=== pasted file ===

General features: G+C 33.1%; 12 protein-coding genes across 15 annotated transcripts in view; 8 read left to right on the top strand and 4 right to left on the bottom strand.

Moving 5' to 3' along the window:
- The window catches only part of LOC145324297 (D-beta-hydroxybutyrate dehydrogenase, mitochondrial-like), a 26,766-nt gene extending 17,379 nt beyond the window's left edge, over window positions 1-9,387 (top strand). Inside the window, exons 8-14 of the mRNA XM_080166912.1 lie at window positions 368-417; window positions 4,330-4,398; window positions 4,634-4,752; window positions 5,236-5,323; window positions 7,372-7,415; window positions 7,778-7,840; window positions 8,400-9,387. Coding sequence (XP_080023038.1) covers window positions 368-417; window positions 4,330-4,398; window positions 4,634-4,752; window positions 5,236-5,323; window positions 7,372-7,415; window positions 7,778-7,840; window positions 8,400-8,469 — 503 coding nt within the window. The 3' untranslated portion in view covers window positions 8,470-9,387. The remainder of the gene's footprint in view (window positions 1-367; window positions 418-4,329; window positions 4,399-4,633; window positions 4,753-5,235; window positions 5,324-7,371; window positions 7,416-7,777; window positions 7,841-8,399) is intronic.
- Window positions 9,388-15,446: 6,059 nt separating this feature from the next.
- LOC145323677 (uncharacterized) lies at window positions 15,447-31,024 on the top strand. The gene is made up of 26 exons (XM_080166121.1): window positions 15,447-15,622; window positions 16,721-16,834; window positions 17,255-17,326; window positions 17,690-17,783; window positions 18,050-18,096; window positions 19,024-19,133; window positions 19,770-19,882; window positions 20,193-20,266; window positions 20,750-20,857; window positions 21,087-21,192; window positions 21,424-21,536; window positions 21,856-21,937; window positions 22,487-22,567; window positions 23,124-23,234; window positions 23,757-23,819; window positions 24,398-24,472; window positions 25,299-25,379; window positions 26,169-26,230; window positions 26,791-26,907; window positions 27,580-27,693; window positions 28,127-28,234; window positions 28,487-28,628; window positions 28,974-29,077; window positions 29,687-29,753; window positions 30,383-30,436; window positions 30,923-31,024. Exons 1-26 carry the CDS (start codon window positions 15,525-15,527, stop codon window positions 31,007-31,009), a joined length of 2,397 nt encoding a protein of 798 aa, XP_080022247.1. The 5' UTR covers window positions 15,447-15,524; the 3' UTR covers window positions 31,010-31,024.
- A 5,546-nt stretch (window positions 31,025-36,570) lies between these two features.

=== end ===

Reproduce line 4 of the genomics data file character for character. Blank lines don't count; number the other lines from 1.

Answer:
- Window positions 9,388-15,446: 6,059 nt separating this feature from the next.